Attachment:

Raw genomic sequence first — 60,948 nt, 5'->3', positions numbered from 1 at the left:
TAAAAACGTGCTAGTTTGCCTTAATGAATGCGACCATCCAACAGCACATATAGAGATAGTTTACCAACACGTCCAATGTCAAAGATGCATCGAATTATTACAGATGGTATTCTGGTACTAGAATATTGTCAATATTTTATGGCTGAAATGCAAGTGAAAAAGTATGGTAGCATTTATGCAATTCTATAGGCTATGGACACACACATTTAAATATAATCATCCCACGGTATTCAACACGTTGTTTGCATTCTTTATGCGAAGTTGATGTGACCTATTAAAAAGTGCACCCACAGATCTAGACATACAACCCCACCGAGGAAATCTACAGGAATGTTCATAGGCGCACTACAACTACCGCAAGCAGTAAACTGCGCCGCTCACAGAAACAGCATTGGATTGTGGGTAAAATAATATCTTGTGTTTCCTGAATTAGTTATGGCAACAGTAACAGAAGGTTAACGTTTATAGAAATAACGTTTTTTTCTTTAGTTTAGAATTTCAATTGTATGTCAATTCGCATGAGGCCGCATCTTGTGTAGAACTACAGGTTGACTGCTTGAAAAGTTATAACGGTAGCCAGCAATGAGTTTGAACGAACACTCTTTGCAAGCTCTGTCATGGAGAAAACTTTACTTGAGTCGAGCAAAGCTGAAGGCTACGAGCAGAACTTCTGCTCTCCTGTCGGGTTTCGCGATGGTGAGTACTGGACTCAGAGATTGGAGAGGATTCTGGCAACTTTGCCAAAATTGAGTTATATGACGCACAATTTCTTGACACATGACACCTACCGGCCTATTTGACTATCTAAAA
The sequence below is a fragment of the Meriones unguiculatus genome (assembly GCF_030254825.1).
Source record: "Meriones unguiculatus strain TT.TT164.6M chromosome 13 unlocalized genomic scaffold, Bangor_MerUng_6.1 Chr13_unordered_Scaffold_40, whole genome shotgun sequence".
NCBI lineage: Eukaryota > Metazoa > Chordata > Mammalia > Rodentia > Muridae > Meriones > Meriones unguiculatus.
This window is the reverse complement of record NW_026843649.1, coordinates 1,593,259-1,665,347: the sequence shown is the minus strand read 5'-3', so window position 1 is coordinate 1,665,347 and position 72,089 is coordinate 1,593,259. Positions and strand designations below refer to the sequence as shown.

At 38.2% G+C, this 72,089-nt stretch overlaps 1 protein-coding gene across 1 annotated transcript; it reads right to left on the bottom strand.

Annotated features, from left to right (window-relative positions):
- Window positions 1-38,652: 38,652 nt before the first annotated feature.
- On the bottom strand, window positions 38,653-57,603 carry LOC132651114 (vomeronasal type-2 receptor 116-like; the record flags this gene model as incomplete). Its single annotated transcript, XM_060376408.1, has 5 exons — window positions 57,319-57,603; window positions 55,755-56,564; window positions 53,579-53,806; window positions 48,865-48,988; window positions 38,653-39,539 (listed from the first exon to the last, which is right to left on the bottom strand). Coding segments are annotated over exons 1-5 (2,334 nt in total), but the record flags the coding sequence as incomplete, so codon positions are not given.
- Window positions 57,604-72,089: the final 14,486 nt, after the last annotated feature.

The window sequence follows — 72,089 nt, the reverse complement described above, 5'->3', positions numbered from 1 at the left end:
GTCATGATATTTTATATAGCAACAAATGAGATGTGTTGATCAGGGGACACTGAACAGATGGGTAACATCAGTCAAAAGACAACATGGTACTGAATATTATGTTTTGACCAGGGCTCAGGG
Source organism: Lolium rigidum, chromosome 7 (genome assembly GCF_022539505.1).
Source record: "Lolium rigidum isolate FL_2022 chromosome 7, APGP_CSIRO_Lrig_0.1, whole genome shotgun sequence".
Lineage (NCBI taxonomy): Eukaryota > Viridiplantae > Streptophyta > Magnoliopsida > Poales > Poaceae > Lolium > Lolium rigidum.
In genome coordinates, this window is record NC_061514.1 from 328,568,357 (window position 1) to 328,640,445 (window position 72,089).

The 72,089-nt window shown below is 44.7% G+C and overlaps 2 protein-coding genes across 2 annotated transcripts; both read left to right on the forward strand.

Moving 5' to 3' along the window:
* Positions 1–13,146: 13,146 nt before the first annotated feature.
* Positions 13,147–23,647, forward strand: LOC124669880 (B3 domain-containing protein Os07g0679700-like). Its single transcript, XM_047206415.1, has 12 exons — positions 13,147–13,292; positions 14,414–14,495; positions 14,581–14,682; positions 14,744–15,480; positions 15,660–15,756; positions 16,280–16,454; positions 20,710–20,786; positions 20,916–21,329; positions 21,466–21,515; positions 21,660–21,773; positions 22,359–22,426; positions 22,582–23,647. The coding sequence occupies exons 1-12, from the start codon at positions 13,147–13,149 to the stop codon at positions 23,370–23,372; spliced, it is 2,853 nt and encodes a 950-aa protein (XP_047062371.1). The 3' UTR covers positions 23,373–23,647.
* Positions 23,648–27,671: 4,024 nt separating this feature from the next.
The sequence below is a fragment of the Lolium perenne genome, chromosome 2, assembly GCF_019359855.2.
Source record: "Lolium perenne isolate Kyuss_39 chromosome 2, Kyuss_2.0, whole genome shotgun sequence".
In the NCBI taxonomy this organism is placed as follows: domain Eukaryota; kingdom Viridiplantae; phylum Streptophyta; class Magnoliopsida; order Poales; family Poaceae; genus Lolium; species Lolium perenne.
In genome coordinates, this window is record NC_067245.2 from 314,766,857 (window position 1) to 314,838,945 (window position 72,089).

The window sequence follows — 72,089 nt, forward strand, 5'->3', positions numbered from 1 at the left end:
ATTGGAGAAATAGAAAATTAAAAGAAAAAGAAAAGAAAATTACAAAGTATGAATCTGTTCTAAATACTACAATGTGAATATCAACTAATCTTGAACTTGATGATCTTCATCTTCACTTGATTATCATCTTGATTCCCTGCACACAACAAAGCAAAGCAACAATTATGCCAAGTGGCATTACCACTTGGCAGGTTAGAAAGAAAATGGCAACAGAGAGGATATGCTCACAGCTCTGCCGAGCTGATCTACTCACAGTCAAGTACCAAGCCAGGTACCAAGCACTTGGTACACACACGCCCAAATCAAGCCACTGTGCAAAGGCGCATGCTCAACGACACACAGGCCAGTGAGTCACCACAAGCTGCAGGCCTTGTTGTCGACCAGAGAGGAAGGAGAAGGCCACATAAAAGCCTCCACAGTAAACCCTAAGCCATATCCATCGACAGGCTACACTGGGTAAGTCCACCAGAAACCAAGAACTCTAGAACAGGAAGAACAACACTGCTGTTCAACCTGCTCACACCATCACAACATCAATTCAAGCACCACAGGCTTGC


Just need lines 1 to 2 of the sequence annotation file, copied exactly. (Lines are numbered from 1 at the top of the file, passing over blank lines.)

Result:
Raw genomic sequence first — 60,948 nt, 5'->3', positions numbered from 1 at the left:
TAAAAACGTGCTAGTTTGCCTTAATGAATGCGACCATCCAACAGCACATATAGAGATAGTTTACCAACACGTCCAATGTCAAAGATGCATCGAATTATTACAGATGGTATTCTGGTACTAGAATATTGTCAATATTTTATGGCTGAAATGCAAGTGAAAAAGTATGGTAGCATTTATGCAATTCTATAGGCTATGGACACACACATTTAAATATAATCATCCCACGGTATTCAACACGTTGTTTGCATTCTTTATGCGAAGTTGATGTGACCTATTAAAAAGTGCACCCACAGATCTAGACATACAACCCCACCGAGGAAATCTACAGGAATGTTCATAGGCGCACTACAACTACCGCAAGCAGTAAACTGCGCCGCTCACAGAAACAGCATTGGATTGTGGGTAAAATAATATCTTGTGTTTCCTGAATTAGTTATGGCAACAGTAACAGAAGGTTAACGTTTATAGAAATAACGTTTTTTTCTTTAGTTTAGAATTTCAATTGTATGTCAATTCGCATGAGGCCGCATCTTGTGTAGAACTACAGGTTGACTGCTTGAAAAGTTATAACGGTAGCCAGCAATGAGTTTGAACGAACACTCTTTGCAAGCTCTGTCATGGAGAAAACTTTACTTGAGTCGAGCAAAGCTGAAGGCTACGAGCAGAACTTCTGCTCTCCTGTCGGGTTTCGCGATGGTGAGTACTGGACTCAGAGATTGGAGAGGATTCTGGCAACTTTGCCAAAATTGAGTTATATGACGCACAATTTCTTGACACATGACACCTACCGGCCTATTTGACTATCTAAAA